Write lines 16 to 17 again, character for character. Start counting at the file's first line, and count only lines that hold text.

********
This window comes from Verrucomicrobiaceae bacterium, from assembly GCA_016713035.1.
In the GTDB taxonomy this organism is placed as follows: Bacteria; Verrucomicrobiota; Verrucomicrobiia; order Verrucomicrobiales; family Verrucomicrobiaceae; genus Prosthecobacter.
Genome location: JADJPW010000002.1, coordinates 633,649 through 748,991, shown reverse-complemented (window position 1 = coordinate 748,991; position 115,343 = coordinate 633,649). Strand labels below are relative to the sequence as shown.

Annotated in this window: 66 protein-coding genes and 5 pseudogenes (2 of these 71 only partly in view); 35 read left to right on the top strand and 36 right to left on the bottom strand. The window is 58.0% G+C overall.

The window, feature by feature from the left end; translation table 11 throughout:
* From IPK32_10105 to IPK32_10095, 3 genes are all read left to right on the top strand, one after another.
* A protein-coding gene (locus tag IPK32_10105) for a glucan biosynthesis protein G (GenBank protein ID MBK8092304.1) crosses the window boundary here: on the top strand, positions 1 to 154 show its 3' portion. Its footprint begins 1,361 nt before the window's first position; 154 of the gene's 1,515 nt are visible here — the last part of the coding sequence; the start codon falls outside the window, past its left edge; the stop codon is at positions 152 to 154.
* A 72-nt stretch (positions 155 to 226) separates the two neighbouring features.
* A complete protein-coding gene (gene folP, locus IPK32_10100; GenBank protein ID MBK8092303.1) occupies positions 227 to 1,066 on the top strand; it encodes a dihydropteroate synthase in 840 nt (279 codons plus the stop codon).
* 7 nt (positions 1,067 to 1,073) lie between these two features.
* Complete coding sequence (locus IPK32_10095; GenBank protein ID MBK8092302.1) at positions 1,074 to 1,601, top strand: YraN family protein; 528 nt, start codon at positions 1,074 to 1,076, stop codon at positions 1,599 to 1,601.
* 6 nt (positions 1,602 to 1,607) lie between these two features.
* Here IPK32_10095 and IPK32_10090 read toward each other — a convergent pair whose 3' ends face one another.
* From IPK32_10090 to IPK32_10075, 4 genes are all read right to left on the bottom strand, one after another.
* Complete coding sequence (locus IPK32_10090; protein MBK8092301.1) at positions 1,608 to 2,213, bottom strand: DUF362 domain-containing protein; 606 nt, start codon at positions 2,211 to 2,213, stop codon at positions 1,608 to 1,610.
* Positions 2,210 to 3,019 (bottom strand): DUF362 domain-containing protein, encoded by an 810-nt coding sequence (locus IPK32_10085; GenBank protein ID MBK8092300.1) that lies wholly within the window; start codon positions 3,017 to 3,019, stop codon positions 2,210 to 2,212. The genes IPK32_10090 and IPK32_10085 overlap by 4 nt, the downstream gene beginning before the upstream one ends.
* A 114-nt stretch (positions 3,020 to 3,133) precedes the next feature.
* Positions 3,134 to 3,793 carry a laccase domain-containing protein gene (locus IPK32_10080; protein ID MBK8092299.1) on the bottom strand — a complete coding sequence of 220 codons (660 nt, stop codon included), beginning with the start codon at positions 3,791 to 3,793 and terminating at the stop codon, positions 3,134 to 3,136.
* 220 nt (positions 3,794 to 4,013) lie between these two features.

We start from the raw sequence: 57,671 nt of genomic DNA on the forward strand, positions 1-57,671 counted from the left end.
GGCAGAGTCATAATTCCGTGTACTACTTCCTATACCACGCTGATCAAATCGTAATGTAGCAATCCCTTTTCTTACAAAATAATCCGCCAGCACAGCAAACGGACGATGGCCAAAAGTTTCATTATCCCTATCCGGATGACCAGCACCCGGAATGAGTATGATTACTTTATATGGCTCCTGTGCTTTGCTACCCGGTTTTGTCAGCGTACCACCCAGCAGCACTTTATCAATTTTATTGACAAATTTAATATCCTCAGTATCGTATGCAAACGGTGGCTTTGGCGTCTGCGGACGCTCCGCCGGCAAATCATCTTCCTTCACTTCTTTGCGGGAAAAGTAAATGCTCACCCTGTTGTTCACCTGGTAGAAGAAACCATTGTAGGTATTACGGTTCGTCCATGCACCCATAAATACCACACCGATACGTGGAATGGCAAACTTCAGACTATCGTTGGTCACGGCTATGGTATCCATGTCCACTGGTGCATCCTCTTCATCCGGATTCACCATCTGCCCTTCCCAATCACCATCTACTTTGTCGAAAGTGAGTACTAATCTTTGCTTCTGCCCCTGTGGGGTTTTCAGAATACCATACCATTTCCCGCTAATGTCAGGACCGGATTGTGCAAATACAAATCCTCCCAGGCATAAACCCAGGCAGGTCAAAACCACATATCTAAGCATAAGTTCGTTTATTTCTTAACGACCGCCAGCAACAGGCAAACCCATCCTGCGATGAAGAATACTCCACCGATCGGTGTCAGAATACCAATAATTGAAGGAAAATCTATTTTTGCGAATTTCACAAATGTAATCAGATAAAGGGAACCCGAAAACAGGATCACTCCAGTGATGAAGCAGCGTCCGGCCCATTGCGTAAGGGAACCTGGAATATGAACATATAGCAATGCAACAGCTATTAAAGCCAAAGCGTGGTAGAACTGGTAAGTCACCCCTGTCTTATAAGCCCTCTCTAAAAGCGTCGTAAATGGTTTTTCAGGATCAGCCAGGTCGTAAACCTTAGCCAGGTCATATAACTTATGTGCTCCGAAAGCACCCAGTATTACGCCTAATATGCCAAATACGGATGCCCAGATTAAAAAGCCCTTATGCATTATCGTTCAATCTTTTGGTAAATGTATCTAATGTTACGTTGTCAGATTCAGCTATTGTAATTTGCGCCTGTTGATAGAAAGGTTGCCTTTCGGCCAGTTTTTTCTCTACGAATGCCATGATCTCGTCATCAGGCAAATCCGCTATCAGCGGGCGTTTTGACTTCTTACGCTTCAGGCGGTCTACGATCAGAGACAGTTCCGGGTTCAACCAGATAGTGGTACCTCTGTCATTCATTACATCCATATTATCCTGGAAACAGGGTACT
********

* Positions 2,210 to 3,019 (bottom strand): DUF362 domain-containing protein, encoded by an 810-nt coding sequence (locus IPK32_10085; GenBank protein ID MBK8092300.1) that lies wholly within the window; start codon positions 3,017 to 3,019, stop codon positions 2,210 to 2,212. The genes IPK32_10090 and IPK32_10085 overlap by 4 nt, the downstream gene beginning before the upstream one ends.
* A 114-nt stretch (positions 3,020 to 3,133) precedes the next feature.